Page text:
Petting a dog has a calming effect on people by stimulating the release of relaxation hormones and lowering levels of stress hormones in the human body, according to multiple studies including a report by Harvard Medical.
3. Dogs Promote a Natural High
Simply gazing into your dog’s eyes releases a bonding hormone in humans called oxytocin, according to one study reported on in the journal “Science.”
4. Lowers blood pressure and heart rate
Humans experience a reduction in blood pressure and a decrease in heart rate when petting a dog.
5. May protect us from heart disease
The American Heart Association released a statement in 2019 that owning a dog may in fact protect us from heart disease, based on their review of all available research on the calming effects of owning a dog.
Why We Love Adopt a Shelter Dog Month
A. Makes you a hero
When you adopt a shelter dog, you are truly saving a life, which makes you a hero not only to the dog you rescue, but to every human who hears your story. In fact, adopting a dog may save two lives. The dog’s and your own.
B. Shelter dogs are loyal best friends
Cherokee American actor, author, and humorist Will Rogers once famously said, “No man can be condemned for owning a dog. As long as he has a dog, he has a friend.” And we know from experience the most loyal among such friends are those rescued from shelters, forever grateful and faithful to the human willing to give them a second, third, or even fourth chance at a forever home.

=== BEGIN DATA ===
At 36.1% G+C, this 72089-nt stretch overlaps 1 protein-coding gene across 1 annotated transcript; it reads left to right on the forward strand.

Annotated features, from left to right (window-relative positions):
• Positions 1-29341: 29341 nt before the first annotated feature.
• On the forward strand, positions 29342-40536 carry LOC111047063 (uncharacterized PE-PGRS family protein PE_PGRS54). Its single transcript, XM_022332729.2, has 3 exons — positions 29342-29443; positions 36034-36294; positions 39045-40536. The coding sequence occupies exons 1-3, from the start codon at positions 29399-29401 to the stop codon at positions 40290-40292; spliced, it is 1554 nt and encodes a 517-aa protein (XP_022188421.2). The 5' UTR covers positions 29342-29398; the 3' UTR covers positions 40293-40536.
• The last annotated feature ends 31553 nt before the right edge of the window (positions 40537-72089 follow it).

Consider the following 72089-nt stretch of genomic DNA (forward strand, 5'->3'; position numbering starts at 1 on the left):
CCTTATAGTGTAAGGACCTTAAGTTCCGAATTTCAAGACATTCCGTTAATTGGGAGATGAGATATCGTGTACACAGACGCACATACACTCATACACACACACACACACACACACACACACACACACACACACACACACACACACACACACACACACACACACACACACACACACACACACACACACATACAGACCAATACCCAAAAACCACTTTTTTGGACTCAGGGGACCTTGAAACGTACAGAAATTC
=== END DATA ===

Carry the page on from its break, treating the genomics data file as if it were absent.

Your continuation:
C. Saves you money
You can spend thousands of dollars to purchase the perfect purebred dog that may or may not ever take a liking to you, or you can go to your local shelter, get on an adoption list, check-in every few days for weeks or even months until one day “The One” arrives at the shelter and you both know you were meant for each other. You will not only pay less in adoption fees vs buying that purebred dog, but you will also have a fabulous story to tell about how you and your BFFF (Best Furry Friend Forever) found each other.
Photo Source: Shutterstock